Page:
JOINT BASE SAN ANTONIO-LACKLAND, Texas – The Air Force Security Forces Center recently began its first full year of established, Level I confinement facility assessments, solidifying a plan to ensure health, safety and security standards across the Department of the Air Force.
A level I facility is the lowest tier in the military correctional system and is used to confine pretrial and post-trial inmates with sentences of no more than a year.
“Previously, the responsibility for inspections at these facilities was with major commands and installations with the AFSFC’s Confinement and Corrections Directorate conducting facility assessments and confinement program reviews during ad hoc SAVs at the request of security forces commanders,” said Edward Outlaw, director of Air Force Confinement and Corrections. “Since beginning scheduled, periodic SAVs in 2022, they’ve already proven to be key in identifying and correcting critical health, safety and security discrepancies.”
The AFSFC Confinement and Corrections Directorate team is the DAF expert for corrections and confinement management. The directorate’s responsibilities include the transfer and management of Air Force courts-martialed members from worldwide confinement facilities for continued confinement in regional correctional facilities operated by the Departments of the Navy and Army. The team also maintains courts-martial, personnel and financial data of inmates confined in the DAF Corrections System and members released on parole or appellate leave.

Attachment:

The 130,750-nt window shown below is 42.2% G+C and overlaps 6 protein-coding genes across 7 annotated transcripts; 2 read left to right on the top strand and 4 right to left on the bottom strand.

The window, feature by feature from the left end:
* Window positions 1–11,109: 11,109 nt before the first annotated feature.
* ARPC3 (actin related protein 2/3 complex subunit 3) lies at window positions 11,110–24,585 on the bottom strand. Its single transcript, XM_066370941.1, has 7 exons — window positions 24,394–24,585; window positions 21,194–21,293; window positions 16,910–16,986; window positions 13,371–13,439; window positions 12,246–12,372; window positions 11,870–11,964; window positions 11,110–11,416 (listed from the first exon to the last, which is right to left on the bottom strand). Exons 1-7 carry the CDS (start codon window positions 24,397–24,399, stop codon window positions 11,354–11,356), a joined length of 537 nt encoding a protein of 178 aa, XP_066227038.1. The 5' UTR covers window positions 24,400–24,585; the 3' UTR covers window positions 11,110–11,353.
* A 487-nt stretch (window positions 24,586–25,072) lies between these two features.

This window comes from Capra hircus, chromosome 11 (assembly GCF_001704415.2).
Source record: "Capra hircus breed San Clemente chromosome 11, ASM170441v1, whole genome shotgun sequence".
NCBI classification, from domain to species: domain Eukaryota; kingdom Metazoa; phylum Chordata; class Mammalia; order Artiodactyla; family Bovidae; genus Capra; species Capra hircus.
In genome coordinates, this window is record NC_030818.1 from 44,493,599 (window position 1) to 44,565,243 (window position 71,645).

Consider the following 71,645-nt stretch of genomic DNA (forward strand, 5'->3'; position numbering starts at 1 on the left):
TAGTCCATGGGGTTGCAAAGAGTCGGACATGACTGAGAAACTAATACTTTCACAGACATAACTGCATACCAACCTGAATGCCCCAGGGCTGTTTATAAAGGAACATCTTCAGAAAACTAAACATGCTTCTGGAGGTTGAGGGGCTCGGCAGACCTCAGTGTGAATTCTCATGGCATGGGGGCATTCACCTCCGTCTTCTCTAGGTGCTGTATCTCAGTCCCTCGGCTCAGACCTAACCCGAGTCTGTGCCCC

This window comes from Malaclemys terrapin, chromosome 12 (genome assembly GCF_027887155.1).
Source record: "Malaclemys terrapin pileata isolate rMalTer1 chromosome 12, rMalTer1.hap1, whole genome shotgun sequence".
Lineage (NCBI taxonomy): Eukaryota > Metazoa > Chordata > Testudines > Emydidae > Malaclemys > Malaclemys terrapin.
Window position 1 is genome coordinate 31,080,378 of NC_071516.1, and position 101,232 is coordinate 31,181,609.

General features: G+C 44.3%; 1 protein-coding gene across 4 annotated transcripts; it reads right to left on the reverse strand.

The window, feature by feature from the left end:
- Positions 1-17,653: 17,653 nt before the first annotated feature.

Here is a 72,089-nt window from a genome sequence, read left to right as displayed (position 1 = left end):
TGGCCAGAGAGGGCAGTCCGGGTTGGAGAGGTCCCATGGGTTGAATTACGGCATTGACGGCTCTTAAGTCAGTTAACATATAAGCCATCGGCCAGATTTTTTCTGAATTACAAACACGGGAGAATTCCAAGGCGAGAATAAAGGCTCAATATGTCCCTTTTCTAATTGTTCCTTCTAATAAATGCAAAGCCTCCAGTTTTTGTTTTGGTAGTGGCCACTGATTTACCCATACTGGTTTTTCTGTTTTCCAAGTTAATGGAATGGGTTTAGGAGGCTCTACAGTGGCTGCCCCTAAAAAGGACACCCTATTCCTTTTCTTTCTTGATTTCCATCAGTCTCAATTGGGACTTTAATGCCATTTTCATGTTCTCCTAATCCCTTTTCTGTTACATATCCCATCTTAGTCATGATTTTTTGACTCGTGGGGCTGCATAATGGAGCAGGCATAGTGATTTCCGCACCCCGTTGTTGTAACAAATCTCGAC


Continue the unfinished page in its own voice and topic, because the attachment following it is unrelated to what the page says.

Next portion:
With the new policy, developed by Headquarters Air Force, subject matter experts from the center have established a schedule to visit each facility at least every three years to assess compliance with required health, safety and security standards.
“Our SAVs include an assessment of the physical plant of the confinement facility, review of inmate management procedures, and various administrative programs such as Victim Witness Assistance Program, Prison Rape Elimination Act Enforcement, Correctional Treatment files and Military Sex Offender requirements,” said Marcus Sidney, Air Force Confinement and Corrections technical advisor.
AFSFC team members also meet with local leadership during each SAV in-brief to determine if local commanders want them to take a closer look at specific areas.
“We also conduct an out-brief while we’re on site to highlight any critical findings or concerns and follow up with a written report within a week of the visit to formally document findings and provide recommendations to correct discrepancies,” Sidney said.
The Confinement and Corrections Directorate engages daily with a host of agencies and installations worldwide to ensure all members within the team’s area of responsibility are properly taken care of.
“The inclusion of the health and safety SAVs is another tool our SMEs provide to ensure this key mission is done right,” said Col. Phillip Born, AFSFC commander. “We're also conscious about taking care of all persons we protect. Regardless of their status, they are part of the Air Force enterprise.”